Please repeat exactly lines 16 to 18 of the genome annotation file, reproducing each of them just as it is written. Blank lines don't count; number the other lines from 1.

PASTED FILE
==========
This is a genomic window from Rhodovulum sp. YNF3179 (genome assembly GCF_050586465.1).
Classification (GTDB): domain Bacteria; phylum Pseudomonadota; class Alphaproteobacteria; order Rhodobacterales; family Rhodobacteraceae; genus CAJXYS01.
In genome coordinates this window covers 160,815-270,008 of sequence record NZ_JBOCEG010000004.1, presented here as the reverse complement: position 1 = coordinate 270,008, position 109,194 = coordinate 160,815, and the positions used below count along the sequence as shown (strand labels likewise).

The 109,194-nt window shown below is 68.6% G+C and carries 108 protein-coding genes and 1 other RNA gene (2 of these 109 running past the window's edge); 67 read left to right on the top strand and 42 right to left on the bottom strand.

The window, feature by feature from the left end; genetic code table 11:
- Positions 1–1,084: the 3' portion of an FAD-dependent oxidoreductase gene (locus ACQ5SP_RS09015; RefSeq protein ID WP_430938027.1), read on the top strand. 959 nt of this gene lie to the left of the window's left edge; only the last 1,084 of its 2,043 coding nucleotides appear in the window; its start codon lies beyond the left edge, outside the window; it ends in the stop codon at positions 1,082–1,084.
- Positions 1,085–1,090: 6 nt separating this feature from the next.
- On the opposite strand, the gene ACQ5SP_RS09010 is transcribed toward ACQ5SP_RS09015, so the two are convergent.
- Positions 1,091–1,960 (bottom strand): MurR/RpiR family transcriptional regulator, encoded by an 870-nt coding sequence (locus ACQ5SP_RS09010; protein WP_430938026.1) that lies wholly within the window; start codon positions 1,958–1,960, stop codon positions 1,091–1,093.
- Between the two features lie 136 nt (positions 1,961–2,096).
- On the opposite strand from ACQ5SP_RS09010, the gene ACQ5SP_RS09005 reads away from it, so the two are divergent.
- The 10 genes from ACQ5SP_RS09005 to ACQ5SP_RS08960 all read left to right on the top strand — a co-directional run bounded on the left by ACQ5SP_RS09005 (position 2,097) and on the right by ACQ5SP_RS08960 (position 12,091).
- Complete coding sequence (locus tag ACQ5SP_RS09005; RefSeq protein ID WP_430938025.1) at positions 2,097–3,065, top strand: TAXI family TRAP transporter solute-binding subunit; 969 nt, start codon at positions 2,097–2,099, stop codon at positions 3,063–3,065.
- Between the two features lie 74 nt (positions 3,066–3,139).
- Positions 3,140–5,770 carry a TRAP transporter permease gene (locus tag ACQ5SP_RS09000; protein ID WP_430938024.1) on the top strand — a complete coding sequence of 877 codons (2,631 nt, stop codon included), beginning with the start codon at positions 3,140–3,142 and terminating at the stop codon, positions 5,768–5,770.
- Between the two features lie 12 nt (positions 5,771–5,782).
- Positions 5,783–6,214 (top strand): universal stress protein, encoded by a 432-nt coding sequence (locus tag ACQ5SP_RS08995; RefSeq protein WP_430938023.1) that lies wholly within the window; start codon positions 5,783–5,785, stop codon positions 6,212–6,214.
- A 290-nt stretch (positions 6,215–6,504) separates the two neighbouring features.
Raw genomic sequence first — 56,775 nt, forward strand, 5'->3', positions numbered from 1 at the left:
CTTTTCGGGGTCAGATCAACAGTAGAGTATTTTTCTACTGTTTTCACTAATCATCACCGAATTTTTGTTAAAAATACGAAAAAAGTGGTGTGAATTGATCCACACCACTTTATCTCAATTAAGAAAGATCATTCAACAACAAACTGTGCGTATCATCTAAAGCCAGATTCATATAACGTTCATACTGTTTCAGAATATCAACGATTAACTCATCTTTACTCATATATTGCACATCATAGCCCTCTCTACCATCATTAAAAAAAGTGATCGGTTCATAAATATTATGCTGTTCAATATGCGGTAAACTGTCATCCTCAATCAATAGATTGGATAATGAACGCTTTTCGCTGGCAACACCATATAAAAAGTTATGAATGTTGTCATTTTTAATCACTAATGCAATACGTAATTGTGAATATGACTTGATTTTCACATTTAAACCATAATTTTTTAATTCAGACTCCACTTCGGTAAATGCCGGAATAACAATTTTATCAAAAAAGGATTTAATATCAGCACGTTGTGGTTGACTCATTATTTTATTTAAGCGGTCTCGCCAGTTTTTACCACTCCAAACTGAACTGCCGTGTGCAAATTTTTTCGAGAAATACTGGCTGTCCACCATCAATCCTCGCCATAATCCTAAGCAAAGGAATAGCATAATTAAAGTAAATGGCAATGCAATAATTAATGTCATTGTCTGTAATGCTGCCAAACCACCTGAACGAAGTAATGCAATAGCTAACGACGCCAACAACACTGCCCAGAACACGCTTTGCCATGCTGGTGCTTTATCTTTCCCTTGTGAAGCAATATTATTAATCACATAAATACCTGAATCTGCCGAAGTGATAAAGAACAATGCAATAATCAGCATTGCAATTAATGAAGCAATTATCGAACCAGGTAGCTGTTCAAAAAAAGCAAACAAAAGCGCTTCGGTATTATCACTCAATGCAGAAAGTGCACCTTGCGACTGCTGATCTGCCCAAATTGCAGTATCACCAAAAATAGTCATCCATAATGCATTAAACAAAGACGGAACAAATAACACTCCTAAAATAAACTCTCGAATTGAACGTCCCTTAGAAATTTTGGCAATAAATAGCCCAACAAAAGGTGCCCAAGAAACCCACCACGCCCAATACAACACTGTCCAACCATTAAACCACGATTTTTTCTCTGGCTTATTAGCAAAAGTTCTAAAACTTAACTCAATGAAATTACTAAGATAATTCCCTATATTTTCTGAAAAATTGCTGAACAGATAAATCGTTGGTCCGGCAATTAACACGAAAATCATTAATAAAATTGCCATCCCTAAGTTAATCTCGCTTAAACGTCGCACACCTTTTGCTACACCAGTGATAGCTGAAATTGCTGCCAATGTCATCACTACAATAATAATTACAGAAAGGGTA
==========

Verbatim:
- Between the two features lie 12 nt (positions 5,771–5,782).
- Positions 5,783–6,214 (top strand): universal stress protein, encoded by a 432-nt coding sequence (locus tag ACQ5SP_RS08995; RefSeq protein WP_430938023.1) that lies wholly within the window; start codon positions 5,783–5,785, stop codon positions 6,212–6,214.
- A 290-nt stretch (positions 6,215–6,504) separates the two neighbouring features.